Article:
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Nature and Environment

News about the health and beauty of the natural world that sustains us.

Planning Yard Projects for Next Year? Begin With a YardMap

For passionate gardeners and farmers, there’s an immense joy that comes from browsing through garden catalogues on the dark, cold days of winter. Cuddled up with your favorite steaming, delicious beverage, hours can pass as you peruse and dream about your next backyard adventure. Perhaps this year you are going to try a permaculture mound full of your favorite vegetables or you’ll create a native wildflower pollinator patch or, perhaps, design a bird sanctuary outside your favorite window? Wherever your imagination takes you, it is always advisable to begin with a map, a YardMap!Cornell Ornithology YardMap Yard Map

The YardMap Network is a citizen science project designed to cultivate a richer understanding of bird habitat, for both people concerned with their local environments and professional scientists. The program is housed at the Lab of Ornithology, in Ithaca, New York. We collect data by asking individuals across the country to literally draw maps of their backyards, parks, farms, favorite birding locations, schools, and gardens. We connect you with your landscape details and provide tools for you to make better decisions about how to manage landscapes sustainably.

In the United States, there are over 40 million acres of non-native lawns[1], about the size of Wisconsin. Some lawns serve practical purposes, such as space for kids to burn-off extra energy in a neighborhood game of soccer, but many acres of lawn exist out of horticultural habit, a default American garden landscape of sorts. With over 75% of endangered or threatened species occurring on private lands[2], the individual homeowner has the capacity to make a big difference in encouraging dynamic, native landscaping in place of non-functional lawn. So, keep a little lawn, the stuff you use, while letting us help you transform the rest of your property into a wildlife haven.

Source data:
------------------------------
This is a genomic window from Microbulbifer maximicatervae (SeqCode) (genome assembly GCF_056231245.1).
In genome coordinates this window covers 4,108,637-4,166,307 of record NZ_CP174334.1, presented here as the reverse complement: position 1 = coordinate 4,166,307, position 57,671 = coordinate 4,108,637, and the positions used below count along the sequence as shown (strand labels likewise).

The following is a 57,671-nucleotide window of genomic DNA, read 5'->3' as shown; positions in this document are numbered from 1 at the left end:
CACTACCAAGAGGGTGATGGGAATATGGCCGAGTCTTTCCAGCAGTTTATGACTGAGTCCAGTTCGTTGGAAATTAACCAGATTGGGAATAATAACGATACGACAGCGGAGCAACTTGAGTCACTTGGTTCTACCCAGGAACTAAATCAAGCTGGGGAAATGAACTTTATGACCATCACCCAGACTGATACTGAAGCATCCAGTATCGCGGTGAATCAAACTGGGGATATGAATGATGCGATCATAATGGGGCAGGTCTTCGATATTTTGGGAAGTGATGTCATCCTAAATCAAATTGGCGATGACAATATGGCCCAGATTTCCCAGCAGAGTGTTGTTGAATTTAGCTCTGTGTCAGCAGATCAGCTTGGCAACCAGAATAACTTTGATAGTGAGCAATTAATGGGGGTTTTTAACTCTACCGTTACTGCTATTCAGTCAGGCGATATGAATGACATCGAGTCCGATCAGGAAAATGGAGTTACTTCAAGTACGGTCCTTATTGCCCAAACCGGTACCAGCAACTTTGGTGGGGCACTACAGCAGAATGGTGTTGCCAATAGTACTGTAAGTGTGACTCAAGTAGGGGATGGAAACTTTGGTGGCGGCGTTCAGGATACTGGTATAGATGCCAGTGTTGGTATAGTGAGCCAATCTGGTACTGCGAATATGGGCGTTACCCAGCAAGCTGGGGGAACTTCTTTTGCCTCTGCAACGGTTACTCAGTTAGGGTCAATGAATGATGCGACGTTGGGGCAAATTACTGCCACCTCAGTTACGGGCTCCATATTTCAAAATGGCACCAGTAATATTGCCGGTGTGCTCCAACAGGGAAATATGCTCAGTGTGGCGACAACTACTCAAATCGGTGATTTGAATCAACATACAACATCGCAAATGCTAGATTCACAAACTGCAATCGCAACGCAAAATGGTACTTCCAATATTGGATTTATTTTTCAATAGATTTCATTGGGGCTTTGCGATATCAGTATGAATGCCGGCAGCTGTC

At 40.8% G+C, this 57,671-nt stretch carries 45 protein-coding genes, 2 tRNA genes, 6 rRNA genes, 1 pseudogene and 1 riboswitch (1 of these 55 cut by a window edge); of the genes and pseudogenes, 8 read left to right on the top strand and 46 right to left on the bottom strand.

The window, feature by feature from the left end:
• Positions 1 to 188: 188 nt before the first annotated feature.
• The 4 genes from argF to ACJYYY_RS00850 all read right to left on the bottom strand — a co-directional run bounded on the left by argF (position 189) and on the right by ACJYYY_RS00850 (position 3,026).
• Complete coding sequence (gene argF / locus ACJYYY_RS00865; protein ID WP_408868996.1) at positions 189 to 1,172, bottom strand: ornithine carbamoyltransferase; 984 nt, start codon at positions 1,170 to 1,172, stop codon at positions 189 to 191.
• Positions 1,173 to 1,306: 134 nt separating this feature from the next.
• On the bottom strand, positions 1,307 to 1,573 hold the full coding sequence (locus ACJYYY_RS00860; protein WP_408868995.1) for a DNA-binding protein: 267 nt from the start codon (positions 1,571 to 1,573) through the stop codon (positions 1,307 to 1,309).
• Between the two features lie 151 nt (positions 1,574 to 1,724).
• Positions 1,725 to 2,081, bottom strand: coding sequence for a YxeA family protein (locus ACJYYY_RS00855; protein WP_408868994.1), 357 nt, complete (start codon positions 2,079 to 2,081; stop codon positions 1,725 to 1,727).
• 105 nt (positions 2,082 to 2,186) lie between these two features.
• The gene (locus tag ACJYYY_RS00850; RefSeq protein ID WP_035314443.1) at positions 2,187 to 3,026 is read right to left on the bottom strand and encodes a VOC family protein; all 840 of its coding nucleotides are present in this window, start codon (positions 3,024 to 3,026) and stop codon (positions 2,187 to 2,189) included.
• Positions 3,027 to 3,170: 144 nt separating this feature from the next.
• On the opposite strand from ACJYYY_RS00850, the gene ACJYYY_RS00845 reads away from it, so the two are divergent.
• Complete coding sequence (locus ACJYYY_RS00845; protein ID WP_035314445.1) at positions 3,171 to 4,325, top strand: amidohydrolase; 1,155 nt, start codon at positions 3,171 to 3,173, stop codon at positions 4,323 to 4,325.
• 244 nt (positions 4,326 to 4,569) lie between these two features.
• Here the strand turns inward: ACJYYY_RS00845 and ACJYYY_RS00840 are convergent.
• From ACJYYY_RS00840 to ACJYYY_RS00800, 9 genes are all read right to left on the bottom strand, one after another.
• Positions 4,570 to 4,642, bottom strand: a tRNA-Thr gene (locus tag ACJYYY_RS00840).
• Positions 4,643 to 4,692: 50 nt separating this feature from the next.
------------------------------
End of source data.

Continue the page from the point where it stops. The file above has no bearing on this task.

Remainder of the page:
We will ask you to outline your property and indicate the basic land-cover types in your yard.  Then, you can use simple drawing tools to showcase trees, bird feeders, compost bins, and the like, to show us the types of features you use to encourage wildlife and live more sustainably. It is a fun process that allows you to understand where you are at while beginning to envision where you want to go with your landscape.

YardMap has an active citizen scientist social network. There are 1,000s of others who have already joined the project, who have a wealth of knowledge to share with people just starting their wildlife landscaping journey.

With thousands of acres being transformed into residential landscape each year, we want to encourage everyone to think creatively about how to use their homes, apartments, farms, schools and parks to meet human needs, but also maximize habitat for North American plant and animal life. Join the YardMap community and become inspired for your next landscape adventure.

You can also follow YardMap on Facebook and Twitter for inspiration on gardens, birds, landscaping and much more.

[1] Milesi, C., S. W. Running, C. D. Elvidge, J. B. Dietz, B. Tuttle, and R. R. Nemani. 2005. “Mapping and Modeling the Biogeochemical Cycling of Turf Grasses in the United States.” Environmental Management 36 (3): 426–38.

[2] North American Bird Conservation Initiative, U.S. Committee. 2013. The State of the Birds 2013 Report. U.S. Department of Interior, Washington, D.C.

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